Published: 05th September 2020
Are our young ready to cope with job losses and unemployment?
Because India’s employment scenario looks dismal, and this is the cold hard fact of today, are the youth prepared to handle the pressure? John Monteiro wonders out loud. What are your thoughts?
“Sooner or later, the U.S. will face mounting job losses due to advances in automation, artificial intelligence, and robotics.”
– Oren Etzioni (b1964), an American professor of Computer Science
Oren’s prediction was on the basis of the relentless advance of new technologies in recent years and decades, particularly in the United States. But a new unexpected factor has been super-imposed on this: COVID-19. It’s relentless destructive march and unpredictable end has shaken the world with disease and death. It has resulted in widespread job losses and shrinking of new job openings for potential job-seekers. This should be worrisome for the young readers of EdEx. One cannot wish it away. It is in this context that an excerpt from a joint report published by Manila-based Asian Development Bank and International Labour Organisation, a UN agency based in Geneva in mid-August 2020 is excerpted here.
The report has predicted a grim picture of India’s employment scenario and has estimated that the youth unemployment rate is likely to be at 32.5 per cent in case the spread of the virus is contained within six months of the start of the rigorous containment measures. Further, the report titled ‘Tackling the COVID-19 Youth Employment Crisis in Asia and the Pacific’ has said that the youth unemployment rate would have stood at 29.5 per cent in case containment was achieved in three months. The rate in 2019 stood at 23.3 per cent.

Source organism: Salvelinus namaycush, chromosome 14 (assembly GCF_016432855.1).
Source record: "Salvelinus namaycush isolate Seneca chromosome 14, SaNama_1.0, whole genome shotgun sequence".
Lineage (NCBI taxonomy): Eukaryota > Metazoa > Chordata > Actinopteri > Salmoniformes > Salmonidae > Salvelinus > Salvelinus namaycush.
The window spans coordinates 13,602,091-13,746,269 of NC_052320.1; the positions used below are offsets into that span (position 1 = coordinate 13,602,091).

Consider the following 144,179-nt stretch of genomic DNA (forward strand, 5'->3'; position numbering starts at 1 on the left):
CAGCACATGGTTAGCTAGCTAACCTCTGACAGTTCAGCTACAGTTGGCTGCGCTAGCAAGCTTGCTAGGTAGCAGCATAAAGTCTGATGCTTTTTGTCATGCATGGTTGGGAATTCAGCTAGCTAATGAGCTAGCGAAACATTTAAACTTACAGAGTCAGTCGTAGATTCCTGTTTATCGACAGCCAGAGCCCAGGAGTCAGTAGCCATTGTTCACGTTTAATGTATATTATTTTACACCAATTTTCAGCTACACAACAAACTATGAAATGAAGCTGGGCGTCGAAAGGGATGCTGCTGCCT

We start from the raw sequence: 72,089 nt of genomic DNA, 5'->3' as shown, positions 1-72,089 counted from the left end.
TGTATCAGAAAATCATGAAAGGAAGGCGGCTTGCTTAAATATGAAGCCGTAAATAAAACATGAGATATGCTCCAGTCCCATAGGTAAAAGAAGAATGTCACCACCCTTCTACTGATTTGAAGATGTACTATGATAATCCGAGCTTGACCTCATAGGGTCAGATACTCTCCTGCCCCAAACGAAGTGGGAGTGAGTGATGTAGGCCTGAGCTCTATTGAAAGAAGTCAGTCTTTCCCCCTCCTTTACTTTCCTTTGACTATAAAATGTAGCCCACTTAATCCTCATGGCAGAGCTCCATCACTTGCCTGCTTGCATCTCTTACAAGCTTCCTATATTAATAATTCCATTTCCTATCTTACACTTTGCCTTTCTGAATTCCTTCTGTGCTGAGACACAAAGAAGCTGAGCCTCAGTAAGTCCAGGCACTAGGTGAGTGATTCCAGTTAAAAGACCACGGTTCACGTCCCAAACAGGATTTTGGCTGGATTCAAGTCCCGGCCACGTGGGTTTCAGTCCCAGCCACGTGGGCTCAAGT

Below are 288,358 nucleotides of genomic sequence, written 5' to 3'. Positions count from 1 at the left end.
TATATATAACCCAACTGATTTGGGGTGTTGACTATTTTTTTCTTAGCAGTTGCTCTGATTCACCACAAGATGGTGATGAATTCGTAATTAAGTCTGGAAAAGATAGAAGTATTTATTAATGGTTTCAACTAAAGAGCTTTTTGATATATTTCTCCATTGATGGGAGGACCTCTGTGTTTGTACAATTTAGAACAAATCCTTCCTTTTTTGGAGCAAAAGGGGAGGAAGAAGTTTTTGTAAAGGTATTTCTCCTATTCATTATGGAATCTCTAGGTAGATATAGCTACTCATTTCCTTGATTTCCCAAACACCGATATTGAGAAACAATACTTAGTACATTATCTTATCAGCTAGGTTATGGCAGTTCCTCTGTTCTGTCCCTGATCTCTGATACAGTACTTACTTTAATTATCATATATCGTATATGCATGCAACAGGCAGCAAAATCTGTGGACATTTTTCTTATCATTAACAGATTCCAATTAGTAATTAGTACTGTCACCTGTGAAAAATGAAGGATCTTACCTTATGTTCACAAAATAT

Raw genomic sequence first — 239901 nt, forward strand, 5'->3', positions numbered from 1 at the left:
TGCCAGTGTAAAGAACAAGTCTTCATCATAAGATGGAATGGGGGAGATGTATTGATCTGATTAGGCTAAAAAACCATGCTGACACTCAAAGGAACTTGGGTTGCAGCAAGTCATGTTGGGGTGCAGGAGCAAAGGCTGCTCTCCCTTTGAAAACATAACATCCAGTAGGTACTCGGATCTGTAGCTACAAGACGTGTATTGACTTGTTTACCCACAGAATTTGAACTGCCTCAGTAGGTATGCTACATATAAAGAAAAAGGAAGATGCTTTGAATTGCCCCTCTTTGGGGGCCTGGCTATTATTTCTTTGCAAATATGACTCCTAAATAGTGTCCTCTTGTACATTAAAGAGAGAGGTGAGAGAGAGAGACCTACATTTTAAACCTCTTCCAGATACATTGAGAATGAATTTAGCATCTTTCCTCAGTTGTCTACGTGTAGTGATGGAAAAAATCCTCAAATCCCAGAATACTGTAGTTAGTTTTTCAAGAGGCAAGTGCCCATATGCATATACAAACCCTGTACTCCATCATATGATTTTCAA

Interestingly, the survey found that youth are expected to lose employment at a faster rate than adults. “The fall in youth employment will be affected by the last-in-first-out process, in which young workers are likely to lose work at a faster rate than adults”. The combination of increased automation predicted in the quote with which we started applies, though to a lesser extent, to India and the ongoing pandemic present a grim picture for our youth. How they will cope with the prospect would be interesting to read from the respondents in this column. One message to conclude is: Hope lives eternal in the human breast. Also, fore-warned is fore-armed. Knowing the facts in advance could work as a shock-absorber.